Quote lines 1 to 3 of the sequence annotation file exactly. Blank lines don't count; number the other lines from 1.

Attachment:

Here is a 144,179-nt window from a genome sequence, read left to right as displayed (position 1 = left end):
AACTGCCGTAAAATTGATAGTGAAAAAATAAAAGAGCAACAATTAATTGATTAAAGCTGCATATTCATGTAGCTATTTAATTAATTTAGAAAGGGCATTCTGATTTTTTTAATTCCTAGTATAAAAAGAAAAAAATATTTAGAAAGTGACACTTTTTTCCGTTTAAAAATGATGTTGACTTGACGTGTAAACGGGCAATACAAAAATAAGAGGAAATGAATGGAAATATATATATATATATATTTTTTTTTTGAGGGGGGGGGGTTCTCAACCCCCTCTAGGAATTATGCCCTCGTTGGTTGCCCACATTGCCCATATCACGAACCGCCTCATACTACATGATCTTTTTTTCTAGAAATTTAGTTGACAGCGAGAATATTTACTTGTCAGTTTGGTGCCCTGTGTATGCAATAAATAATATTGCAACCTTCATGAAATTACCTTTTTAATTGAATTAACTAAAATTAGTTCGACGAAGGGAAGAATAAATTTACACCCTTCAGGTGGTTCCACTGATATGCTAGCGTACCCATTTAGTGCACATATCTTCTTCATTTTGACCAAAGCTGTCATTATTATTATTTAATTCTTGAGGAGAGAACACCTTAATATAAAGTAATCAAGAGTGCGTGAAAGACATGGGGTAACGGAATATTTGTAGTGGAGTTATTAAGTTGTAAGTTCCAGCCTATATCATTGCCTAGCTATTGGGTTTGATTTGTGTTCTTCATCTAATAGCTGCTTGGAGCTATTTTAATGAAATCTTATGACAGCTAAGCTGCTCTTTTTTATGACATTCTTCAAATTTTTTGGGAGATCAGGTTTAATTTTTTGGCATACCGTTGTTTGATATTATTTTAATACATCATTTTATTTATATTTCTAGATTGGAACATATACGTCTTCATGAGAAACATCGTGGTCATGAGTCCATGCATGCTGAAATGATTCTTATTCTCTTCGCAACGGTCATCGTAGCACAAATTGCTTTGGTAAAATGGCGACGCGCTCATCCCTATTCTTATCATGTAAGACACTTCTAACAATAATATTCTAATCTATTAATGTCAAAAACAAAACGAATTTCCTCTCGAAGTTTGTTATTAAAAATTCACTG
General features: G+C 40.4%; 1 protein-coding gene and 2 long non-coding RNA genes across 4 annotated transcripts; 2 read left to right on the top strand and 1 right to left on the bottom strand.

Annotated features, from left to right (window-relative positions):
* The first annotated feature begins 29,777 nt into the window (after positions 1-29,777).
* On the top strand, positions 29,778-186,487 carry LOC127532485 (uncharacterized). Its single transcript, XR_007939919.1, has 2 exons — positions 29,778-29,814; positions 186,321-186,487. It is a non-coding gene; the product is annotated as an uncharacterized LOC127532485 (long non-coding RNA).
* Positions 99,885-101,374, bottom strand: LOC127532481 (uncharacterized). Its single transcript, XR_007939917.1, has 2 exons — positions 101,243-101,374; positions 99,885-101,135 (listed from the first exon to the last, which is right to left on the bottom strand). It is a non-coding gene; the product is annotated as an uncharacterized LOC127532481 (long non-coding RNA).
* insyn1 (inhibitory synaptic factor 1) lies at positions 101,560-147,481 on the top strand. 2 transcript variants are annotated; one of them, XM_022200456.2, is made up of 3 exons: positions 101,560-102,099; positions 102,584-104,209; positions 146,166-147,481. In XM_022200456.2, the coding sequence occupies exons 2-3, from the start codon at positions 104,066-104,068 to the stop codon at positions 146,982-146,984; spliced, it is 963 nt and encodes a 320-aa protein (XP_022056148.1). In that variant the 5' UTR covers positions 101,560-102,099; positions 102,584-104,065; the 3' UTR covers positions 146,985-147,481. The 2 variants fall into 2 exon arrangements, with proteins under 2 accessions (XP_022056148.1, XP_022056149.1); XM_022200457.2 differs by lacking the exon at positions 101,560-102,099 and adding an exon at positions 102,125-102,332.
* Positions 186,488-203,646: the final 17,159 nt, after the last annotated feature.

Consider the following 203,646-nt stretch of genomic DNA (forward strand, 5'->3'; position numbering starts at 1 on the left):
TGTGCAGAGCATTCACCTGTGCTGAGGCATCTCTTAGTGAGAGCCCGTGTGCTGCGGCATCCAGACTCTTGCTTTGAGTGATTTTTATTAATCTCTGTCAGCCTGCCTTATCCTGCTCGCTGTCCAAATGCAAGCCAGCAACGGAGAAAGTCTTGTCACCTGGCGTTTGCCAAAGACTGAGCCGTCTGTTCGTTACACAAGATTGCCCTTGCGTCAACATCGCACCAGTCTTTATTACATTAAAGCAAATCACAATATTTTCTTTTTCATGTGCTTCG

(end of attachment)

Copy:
Here is a 144,179-nt window from a genome sequence, read left to right as displayed (position 1 = left end):
AACTGCCGTAAAATTGATAGTGAAAAAATAAAAGAGCAACAATTAATTGATTAAAGCTGCATATTCATGTAGCTATTTAATTAATTTAGAAAGGGCATTCTGATTTTTTTAATTCCTAGTATAAAAAGAAAAAAATATTTAGAAAGTGACACTTTTTTCCGTTTAAAAATGATGTTGACTTGACGTGTAAACGGGCAATACAAAAATAAGAGGAAATGAATGGAAATATATATATATATATATTTTTTTTTTGAGGGGGGGGGGTTCTCAACCCCCTCTAGGAATTATGCCCTCGTTGGTTGCCCACATTGCCCATATCACGAACCGCCTCATACTACATGATCTTTTTTTCTAGAAATTTAGTTGACAGCGAGAATATTTACTTGTCAGTTTGGTGCCCTGTGTATGCAATAAATAATATTGCAACCTTCATGAAATTACCTTTTTAATTGAATTAACTAAAATTAGTTCGACGAAGGGAAGAATAAATTTACACCCTTCAGGTGGTTCCACTGATATGCTAGCGTACCCATTTAGTGCACATATCTTCTTCATTTTGACCAAAGCTGTCATTATTATTATTTAATTCTTGAGGAGAGAACACCTTAATATAAAGTAATCAAGAGTGCGTGAAAGACATGGGGTAACGGAATATTTGTAGTGGAGTTATTAAGTTGTAAGTTCCAGCCTATATCATTGCCTAGCTATTGGGTTTGATTTGTGTTCTTCATCTAATAGCTGCTTGGAGCTATTTTAATGAAATCTTATGACAGCTAAGCTGCTCTTTTTTATGACATTCTTCAAATTTTTTGGGAGATCAGGTTTAATTTTTTGGCATACCGTTGTTTGATATTATTTTAATACATCATTTTATTTATATTTCTAGATTGGAACATATACGTCTTCATGAGAAACATCGTGGTCATGAGTCCATGCATGCTGAAATGATTCTTATTCTCTTCGCAACGGTCATCGTAGCACAAATTGCTTTGGTAAAATGGCGACGCGCTCATCCCTATTCTTATCATGTAAGACACTTCTAACAATAATATTCTAATCTATTAATGTCAAAAACAAAACGAATTTCCTCTCGAAGTTTGTTATTAAAAATTCACTG
General features: G+C 40.4%; 1 protein-coding gene and 2 long non-coding RNA genes across 4 annotated transcripts; 2 read left to right on the top strand and 1 right to left on the bottom strand.